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Tutorial - 'Use the Blues'
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'Use the Blues' - breakdown

Rick Graham 210 lessons

OK, lets take a look at the solo!

Actually, before we look at the solo, the first thing you'll want to do is familiarise yourself with the chords marked in the notation below. We have:

G7 - C7 - D7

These chords form the I - IV - V of a major key with one big difference: they are all DOMINANT chords.

If these chords were all diatonic, we could use the same scale throughout the whole progression but in this case, one needs to be aware of the function that dominant chords play in relation to modulation.

To start with, I want to concentrate on targeting chord tones themselves as opposed to learning the scales that we can use over each dominant chord. By targeting chord tones, we can reinforce the sound of the underlying chord or key making the phrases that we play more coherent

Bars 1 - 8

The root of the G7 chord is the main focus of bars 1 - 4 and although the b7 does occur during bars 1-2 it doesn't really come into its own until it makes another appearance at the end of bar 4. Notice how it wants to resolve itself down a half step to the e note in bar 5 which is the 3rd degree of the C7 chord and which makes its appearance in the first beat of bar 5. This helps to reinforce the sound of the change from G to C. When the change from G to C occurs, the b natural changes to b flat. This is one of the most important changes within the whole progression and it is outlined here during bars 5 - 6. Pay close attention to it.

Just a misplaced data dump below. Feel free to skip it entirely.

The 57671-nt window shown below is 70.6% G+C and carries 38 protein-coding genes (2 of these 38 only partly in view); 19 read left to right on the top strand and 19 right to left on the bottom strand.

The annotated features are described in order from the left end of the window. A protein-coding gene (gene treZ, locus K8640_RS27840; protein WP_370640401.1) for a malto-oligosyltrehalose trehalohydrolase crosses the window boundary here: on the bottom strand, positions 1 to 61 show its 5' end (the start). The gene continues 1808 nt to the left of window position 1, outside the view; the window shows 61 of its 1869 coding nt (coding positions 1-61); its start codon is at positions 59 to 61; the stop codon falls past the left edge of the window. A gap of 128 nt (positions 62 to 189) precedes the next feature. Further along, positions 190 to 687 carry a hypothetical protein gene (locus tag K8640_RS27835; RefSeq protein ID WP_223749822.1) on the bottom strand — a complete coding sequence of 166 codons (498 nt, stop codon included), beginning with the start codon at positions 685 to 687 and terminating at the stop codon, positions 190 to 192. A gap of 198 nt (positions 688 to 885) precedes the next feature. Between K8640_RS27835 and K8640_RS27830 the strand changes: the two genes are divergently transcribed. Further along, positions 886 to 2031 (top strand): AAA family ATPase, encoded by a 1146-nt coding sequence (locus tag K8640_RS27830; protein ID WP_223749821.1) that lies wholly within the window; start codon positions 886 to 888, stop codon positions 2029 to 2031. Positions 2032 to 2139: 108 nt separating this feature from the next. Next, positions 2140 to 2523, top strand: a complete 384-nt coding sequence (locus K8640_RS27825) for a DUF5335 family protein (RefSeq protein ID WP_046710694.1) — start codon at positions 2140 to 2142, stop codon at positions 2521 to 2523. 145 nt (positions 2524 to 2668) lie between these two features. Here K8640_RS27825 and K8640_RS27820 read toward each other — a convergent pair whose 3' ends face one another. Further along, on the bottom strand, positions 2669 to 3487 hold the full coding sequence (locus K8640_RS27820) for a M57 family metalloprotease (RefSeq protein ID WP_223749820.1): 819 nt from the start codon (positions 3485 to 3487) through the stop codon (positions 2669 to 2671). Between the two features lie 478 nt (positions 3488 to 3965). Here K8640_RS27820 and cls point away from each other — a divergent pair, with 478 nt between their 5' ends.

In bar 8, notice the change back to G with the presence of the b natural again which, again reinforces the sound of G as it is the major third degree.

Bars 9 - 12

The figures in bars 9 - 10 really just outline the essential tones of each underlying chord again reinforcing the sound of each chord change and bars 11 - 12 focus on the root of chords G and D as they occur.

OK, I hope that has helped you and all that remains is to move onto the backing track and get practicing.

Best of luck!

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